More successful organizations, on the other hand, split this accountability into its manageable components. For example, management of shared services functions can be accountable for policy, process, and the manner in which work gets performed. But there is a second layer that deals with “how much of a particular service” gets provided- and it’s that component that must be managed by operations, if we are to hold them accountable for real profit and loss (discussed below).
To do this right requires some hard work on the front end to appropriately define the “drivers” of overhead costs that are truly within line management’s control. A simple example is the area of Corporate IT, in which the IT department defines overall hardware standards and security protocols, while the variable costs associated with local support is based on actual usage and consumption of IT resources. That’s an overly simplified example, but still illustrative of how the process can work. Most overhead costs have a controllable driver to them. Defining those unique drivers, and distributing accountability for each will go a long way in showing how and where these costs can be managed.
“P&L” Mindset– There’s been a lot of debate around whether shared services functions can truly operate like real profit centers. The profit center “purists” will argue that internal services should behave just like “best in class” outsourcers, and if they can’t compete, they should get out the way. The more traditional view is that once a service is inside of the corporate wall, they become somewhat insulated from everyday price and service level competition. The reason being that “opening these services up to competition” would be too chaotic, and ignore the sunk cost associated with starting up, or winding down one of these functions.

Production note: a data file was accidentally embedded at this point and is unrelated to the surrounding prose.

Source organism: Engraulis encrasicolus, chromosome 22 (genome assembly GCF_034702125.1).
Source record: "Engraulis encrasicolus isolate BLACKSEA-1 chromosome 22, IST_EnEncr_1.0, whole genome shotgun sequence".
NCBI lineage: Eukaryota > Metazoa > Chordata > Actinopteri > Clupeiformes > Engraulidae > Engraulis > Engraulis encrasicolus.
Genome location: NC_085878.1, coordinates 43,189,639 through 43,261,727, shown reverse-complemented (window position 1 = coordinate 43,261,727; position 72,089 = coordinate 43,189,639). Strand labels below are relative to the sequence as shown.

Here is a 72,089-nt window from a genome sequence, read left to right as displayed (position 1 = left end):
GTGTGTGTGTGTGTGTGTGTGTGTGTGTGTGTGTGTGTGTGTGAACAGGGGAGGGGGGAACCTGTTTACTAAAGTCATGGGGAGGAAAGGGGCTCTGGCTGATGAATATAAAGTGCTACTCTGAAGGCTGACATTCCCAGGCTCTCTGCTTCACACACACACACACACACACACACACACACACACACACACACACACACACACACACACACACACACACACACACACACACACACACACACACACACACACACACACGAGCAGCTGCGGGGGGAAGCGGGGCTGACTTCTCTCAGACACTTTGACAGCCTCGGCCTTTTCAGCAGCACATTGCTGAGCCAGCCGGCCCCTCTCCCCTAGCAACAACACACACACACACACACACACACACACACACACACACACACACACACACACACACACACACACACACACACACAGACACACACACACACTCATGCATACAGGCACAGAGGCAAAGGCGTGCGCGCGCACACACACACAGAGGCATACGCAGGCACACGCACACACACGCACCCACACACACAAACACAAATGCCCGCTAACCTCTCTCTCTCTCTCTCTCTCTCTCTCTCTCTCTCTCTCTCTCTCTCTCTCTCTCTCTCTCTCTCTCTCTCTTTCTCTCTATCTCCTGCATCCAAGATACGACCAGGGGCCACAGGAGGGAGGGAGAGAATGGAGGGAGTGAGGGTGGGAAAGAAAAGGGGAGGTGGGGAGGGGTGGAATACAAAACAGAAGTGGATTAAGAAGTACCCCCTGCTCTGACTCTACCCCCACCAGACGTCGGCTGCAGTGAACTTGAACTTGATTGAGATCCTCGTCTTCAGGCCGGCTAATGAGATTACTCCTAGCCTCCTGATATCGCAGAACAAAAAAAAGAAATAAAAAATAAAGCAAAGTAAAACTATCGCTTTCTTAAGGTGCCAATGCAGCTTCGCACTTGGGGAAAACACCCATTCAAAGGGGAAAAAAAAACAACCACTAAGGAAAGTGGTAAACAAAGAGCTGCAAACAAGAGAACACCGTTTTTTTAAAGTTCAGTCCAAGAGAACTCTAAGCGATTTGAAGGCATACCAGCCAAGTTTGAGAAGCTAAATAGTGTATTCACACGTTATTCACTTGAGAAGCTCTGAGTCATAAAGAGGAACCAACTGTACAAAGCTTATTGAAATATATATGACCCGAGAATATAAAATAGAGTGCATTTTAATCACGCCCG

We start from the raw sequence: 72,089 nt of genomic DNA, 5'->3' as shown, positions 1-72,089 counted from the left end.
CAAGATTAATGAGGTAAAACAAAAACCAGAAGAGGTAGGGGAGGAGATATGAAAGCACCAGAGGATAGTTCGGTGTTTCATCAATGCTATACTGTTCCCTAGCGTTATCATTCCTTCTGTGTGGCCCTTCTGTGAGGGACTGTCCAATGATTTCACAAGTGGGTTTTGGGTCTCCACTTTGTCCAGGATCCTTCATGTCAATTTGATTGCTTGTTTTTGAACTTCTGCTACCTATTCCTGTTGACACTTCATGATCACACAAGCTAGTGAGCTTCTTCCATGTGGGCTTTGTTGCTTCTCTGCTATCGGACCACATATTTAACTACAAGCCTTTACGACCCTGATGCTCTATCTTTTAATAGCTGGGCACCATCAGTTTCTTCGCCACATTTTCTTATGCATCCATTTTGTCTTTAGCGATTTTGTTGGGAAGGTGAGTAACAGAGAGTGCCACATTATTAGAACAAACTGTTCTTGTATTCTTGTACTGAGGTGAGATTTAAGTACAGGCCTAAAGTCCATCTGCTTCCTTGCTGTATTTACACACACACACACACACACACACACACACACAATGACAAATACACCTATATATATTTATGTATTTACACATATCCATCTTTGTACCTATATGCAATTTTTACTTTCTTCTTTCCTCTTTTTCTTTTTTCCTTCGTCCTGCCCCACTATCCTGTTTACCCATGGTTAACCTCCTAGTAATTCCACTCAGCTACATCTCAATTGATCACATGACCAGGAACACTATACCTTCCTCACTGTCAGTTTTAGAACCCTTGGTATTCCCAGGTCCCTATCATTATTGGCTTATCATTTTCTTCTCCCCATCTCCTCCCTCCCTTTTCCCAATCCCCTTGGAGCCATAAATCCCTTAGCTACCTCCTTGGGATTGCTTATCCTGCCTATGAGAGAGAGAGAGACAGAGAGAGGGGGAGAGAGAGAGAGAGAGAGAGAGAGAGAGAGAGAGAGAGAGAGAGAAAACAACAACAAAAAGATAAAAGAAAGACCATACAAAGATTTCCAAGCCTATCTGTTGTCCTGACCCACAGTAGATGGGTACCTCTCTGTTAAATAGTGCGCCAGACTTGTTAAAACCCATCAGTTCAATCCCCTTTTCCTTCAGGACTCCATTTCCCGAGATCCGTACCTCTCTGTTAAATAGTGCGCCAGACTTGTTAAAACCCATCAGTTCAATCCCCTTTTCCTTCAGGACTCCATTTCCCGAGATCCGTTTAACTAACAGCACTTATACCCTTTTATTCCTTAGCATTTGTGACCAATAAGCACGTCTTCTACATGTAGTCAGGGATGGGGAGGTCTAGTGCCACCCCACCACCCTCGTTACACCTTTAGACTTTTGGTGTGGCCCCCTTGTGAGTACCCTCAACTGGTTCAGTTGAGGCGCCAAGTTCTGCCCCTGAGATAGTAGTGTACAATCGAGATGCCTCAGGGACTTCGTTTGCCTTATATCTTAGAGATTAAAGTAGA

A more hybrid solution that I like is to treat the first few years of a shared service function like a “business partnership” with defined parameters and conditions that must be met for the contract to continue. It takes a little bit of the edge, or outsourcing “threat”, off the table, and allows the operating unit and shared service function to collectively work on solving the problems at hand.